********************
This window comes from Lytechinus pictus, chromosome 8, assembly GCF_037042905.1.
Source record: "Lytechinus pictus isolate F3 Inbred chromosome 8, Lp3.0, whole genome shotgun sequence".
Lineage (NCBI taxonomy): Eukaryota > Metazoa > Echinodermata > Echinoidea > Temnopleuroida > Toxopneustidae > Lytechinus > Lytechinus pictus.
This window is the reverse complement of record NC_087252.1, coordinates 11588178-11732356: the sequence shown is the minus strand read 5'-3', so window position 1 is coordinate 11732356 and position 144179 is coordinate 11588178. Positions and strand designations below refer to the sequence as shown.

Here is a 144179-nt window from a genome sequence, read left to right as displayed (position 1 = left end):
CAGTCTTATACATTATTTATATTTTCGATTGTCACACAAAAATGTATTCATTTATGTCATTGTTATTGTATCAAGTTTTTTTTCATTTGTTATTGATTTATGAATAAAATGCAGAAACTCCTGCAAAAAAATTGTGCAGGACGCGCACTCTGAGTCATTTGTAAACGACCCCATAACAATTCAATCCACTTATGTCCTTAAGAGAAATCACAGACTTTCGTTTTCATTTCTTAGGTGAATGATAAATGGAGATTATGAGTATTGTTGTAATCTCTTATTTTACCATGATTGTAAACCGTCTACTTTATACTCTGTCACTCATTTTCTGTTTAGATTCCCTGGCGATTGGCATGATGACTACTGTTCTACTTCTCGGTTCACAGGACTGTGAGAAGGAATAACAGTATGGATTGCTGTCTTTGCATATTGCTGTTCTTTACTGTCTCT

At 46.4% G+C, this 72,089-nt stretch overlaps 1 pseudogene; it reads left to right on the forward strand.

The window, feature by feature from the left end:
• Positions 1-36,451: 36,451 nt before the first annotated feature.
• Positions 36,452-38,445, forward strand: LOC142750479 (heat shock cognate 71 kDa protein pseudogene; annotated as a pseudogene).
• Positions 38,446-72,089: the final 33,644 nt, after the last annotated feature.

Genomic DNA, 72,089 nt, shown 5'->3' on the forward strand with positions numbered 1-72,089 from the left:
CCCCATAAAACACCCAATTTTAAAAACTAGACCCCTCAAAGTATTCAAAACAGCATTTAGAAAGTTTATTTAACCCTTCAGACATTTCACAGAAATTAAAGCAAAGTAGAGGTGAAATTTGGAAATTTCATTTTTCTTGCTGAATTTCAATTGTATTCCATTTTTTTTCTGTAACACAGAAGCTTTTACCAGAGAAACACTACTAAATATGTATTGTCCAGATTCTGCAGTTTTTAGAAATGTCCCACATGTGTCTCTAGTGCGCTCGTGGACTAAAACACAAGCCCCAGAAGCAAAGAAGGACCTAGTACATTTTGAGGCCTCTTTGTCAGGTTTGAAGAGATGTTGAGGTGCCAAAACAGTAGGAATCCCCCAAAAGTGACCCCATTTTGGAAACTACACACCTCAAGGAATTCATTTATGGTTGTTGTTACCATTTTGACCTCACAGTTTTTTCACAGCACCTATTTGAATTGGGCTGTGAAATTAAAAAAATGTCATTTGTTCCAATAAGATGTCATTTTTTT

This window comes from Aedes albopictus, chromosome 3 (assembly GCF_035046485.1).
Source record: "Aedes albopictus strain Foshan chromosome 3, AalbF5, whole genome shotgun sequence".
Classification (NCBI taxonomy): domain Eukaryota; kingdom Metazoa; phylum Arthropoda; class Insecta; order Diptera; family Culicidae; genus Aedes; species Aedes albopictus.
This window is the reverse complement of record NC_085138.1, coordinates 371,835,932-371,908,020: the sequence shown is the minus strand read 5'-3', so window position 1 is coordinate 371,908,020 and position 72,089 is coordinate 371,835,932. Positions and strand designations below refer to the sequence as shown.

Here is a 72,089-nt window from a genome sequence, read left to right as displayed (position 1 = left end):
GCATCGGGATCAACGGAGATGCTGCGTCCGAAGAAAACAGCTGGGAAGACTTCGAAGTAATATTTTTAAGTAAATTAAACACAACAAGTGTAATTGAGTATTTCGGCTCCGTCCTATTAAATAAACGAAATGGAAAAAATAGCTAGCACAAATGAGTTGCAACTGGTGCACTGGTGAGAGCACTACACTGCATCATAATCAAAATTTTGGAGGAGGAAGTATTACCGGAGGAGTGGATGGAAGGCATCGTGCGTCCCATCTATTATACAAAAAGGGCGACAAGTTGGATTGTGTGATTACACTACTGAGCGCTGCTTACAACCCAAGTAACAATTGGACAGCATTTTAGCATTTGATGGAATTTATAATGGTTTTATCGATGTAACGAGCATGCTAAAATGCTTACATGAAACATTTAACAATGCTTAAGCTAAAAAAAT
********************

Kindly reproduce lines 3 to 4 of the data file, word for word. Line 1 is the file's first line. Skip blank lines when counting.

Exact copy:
Lineage (NCBI taxonomy): Eukaryota > Metazoa > Echinodermata > Echinoidea > Temnopleuroida > Toxopneustidae > Lytechinus > Lytechinus pictus.
This window is the reverse complement of record NC_087252.1, coordinates 11588178-11732356: the sequence shown is the minus strand read 5'-3', so window position 1 is coordinate 11732356 and position 144179 is coordinate 11588178. Positions and strand designations below refer to the sequence as shown.